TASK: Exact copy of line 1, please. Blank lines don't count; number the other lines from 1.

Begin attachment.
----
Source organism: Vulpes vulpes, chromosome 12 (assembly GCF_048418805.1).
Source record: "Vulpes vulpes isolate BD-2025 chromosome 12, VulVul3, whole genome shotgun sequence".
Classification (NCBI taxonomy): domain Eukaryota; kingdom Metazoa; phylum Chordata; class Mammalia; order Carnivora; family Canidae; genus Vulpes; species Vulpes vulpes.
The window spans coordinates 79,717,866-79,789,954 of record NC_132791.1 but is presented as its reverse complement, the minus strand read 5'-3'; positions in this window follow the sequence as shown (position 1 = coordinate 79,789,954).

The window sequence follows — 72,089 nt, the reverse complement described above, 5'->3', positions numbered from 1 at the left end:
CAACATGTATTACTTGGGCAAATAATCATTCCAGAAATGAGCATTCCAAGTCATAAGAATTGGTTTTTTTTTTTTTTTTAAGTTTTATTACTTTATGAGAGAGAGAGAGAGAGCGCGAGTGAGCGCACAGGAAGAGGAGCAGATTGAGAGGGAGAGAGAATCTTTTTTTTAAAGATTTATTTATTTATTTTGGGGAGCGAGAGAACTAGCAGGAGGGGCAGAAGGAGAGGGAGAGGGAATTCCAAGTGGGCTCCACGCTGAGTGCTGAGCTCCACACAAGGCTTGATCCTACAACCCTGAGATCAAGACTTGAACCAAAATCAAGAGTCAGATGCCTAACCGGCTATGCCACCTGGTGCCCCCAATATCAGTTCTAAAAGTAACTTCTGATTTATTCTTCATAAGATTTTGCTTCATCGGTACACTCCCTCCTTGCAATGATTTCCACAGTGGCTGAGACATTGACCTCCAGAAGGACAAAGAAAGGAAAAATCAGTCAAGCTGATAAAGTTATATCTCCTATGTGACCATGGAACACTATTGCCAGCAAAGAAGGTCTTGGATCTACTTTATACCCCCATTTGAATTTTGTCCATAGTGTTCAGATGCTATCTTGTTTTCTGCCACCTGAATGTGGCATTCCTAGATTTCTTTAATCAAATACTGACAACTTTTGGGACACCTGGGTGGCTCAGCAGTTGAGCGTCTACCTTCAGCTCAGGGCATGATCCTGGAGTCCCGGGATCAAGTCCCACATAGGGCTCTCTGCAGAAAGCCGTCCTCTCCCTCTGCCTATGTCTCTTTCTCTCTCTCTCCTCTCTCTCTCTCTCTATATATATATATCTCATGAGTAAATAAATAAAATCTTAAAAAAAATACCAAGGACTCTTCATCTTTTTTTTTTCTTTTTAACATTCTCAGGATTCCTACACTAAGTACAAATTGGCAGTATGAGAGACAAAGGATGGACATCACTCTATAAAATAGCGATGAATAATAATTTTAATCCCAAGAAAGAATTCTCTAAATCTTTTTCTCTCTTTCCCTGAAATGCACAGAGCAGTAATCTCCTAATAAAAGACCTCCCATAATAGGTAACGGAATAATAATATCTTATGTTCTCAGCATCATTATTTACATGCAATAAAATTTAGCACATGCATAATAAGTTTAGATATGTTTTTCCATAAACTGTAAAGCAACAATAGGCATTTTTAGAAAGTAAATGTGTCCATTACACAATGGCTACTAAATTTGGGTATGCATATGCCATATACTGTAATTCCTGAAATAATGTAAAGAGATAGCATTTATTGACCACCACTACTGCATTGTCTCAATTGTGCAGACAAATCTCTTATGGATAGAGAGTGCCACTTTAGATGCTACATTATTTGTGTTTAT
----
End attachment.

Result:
Source organism: Vulpes vulpes, chromosome 12 (assembly GCF_048418805.1).